Sources of PG

It is one of the most widely used ingredients in cosmetics, fragrances and various personal care products. PG functions as a solvent, emulsifier, preservative, vehicle, humectant and/or penetration enhancer. PG can be also found in food (as food additive eg, solvent for food colors or flavors), beverages, pharmaceutical preparations, electrocardiogram gels, household cleansers, pet foods, photographic chemicals, plasticizer and liquid cooling systems.12 It was reported to the FDA as being used in 5,676 and 9,094 cosmetic formulations in 1984 and 2009, respectively.13,14  

How it is used

PG is used at concentrations up to 99%. The highest concentration is used in products that will be diluted and concentrations up to 73% are used in deodorants (which is notably the highest leave-on concentration currently in cosmetic products in the over-the-counter market). PG has been approved at concentrations up to 98.09% in topical drug products and 92% in oral solutions.14,15 

In the US, PG is listed as generally recognized as safe for use in food. In the European Union, PG is not approved for use as a “general-purpose food grade product or direct food additive” but it may be used as a “carrier and carrier solvent in colors, emulsifiers, antioxidants and enzymes at a maximum content of 1 gram per kilogram of final foodstuff.” The widespread use of products containing PG raises the concerns of sensitization and ACD. 

 Sensitization to PG

The North American Contact Dermatitis [Research] Group (NACDG) reported 3.5% positive patch reactions to PG (30% aqueous) for the years 1996-2006 and 2.1% for 2007-2008 with 16.2% definite relevance.16,17 Analysis of Information Network of Departments of Dermatology in Germany data of 45,138 patients who had been tested with 20% PG in water between 1992 and 2002 showed 2.3% positive reactions.18 Occupation-related reactions were uncommon. The face was most commonly affected followed by a scattered or generalized pattern in patients with allergy to only PG.16 Contact sensitization to PG may be more common in atopic patients (6.67% positive patch test to PG in patients with AD vs 3.95% in nonatopic patients).19 In a study of contact sensitivity in patients with leg ulcerations, PG was one of the common allergens [14% (7/52)] and a wound care product with a high frequency of positive patch tests was hydrogel with PG [9% (5/54)].20 It was proposed that the allergen in this product is PG because 60% (3/5) of patients allergic to this hydrogel were also allergic to PG. Impaired or disrupted barrier function and frequent exposure to PG in various products containing PG are considered as a potential risk of developing contact sensitization to PG. The frequency of cross-reaction to other PG derivatives remains unknown.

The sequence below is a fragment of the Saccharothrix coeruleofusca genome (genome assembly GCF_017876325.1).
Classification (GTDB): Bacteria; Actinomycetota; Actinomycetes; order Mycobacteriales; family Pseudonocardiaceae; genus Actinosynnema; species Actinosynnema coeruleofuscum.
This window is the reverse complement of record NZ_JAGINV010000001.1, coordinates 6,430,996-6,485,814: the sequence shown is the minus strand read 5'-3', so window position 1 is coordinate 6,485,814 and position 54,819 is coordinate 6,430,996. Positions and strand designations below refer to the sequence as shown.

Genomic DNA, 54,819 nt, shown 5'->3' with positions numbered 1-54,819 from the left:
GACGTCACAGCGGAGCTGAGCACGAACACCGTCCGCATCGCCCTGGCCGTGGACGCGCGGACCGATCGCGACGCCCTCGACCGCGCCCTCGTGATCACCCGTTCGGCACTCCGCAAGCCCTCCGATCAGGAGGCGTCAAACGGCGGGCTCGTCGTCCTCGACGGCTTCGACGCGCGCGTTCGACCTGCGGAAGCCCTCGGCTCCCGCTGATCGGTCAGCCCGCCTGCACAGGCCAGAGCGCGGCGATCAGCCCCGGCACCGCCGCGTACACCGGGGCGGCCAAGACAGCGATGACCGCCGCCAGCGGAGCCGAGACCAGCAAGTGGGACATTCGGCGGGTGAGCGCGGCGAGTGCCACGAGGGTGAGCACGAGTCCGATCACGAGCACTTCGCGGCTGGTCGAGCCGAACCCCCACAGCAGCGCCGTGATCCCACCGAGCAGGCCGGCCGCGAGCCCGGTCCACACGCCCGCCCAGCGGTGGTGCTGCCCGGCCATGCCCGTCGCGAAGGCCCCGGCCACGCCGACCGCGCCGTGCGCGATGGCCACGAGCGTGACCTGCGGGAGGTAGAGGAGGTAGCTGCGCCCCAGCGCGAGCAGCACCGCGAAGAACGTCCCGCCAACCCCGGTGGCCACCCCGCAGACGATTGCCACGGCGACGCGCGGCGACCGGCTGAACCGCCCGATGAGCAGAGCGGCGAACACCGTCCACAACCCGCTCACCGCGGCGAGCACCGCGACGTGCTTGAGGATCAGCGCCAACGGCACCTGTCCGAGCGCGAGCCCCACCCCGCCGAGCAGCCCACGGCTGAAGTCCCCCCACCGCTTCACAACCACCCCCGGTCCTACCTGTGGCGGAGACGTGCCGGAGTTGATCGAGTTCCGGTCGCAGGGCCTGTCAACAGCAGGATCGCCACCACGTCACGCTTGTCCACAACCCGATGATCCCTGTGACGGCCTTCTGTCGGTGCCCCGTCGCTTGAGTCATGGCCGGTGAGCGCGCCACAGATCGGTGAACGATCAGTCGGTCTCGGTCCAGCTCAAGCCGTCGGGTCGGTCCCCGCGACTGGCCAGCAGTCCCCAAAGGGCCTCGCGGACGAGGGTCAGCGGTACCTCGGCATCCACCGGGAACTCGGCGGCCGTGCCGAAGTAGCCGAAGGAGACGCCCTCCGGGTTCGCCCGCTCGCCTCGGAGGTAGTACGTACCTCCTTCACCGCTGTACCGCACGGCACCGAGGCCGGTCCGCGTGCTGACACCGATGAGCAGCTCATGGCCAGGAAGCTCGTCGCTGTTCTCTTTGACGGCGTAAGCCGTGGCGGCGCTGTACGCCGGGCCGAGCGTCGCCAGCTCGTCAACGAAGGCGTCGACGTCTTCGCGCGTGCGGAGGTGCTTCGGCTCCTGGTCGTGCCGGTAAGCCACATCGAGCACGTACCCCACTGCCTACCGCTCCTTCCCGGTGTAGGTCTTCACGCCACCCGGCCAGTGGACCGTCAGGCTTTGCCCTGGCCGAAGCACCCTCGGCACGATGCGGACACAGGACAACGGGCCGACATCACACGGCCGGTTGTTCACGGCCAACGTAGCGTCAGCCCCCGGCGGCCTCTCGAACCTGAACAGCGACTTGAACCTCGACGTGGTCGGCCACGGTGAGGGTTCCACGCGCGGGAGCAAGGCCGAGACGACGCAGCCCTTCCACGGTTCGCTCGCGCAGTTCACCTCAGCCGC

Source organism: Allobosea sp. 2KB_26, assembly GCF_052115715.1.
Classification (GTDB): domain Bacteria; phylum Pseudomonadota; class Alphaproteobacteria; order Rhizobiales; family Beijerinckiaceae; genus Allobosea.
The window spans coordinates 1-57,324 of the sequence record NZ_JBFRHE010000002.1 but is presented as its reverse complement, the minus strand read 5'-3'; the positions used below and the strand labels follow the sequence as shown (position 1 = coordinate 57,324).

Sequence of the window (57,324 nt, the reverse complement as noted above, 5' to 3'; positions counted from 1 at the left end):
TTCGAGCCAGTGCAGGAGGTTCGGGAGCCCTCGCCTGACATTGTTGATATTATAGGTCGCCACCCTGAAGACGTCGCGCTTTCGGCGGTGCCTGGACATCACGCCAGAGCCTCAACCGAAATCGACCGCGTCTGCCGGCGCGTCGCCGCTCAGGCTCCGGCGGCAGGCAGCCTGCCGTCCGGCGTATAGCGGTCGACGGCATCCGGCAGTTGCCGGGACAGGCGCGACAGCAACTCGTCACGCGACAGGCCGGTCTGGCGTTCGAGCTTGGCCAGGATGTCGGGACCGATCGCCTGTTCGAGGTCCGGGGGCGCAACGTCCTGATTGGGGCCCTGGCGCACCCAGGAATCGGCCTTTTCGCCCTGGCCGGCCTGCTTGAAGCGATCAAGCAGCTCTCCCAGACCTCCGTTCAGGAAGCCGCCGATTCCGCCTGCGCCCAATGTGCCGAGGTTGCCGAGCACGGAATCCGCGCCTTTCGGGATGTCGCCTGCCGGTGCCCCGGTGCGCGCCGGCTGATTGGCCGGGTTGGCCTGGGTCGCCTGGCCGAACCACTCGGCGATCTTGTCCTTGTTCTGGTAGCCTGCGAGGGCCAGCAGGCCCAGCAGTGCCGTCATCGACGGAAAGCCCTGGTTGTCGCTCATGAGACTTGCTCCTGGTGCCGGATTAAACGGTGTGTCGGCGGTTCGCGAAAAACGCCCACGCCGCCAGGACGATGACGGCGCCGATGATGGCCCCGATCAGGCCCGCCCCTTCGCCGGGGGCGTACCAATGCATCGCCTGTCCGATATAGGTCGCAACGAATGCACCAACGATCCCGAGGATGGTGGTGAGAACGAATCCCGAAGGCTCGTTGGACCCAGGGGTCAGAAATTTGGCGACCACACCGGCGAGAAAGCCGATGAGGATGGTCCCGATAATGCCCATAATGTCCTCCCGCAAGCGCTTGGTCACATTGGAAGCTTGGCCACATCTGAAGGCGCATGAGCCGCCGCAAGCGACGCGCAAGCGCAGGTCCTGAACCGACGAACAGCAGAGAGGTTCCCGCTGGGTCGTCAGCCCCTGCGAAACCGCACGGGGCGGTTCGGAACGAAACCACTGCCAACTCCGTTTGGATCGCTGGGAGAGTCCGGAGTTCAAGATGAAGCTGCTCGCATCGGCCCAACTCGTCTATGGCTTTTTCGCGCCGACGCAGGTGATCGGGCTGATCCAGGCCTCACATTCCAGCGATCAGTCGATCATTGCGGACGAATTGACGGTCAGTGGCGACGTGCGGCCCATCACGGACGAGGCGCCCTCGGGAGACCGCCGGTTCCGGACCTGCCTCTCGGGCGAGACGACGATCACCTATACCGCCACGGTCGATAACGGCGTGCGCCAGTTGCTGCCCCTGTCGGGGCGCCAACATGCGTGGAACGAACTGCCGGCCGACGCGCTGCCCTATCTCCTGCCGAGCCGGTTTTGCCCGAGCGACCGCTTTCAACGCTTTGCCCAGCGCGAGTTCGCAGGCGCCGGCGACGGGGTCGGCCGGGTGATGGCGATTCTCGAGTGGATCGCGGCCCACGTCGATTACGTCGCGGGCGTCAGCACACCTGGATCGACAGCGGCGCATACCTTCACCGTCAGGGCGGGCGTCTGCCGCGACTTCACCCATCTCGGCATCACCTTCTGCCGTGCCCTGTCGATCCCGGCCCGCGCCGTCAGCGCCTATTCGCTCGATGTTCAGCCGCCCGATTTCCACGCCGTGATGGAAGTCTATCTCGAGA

Of interest, PG shows negative results in the local lymph node assay.  A study of the local lymph node assay for contact allergenic potency revealed no sensitization in a local lymph node assay with PG up to 100%.21

In terms of patch test concentrations and vehicles, the appropriate concentration of PG should be nonirritating but sensitive enough to elicit a reaction in the majority of allergic patients. In a study with healthy volunteers, 100% PG showed marginal irritant properties.22 Twenty percent PG in water was suggested in a study.23 The NACDG had tested initially using 10% PG aqueous (1992-1996) and then changed to 30% PG aqueous.14 

 ACD to PG

There are many case reports of ACD to PG in a variety of topical medical preparations including acyclovir cream, ketoconazole cream, topical minoxidil, topical corticosteroids, topical rifamycin, calcipotriene ointment and 5-fluorouracil cream.24-32 Reports of ACD also have been  from ultrasonic gel and ECG electrode.33,34 Patch testing was done with the products as is, their components and with a wide range of PG concentrations from 1 to 50% in petroleum or aqueous form.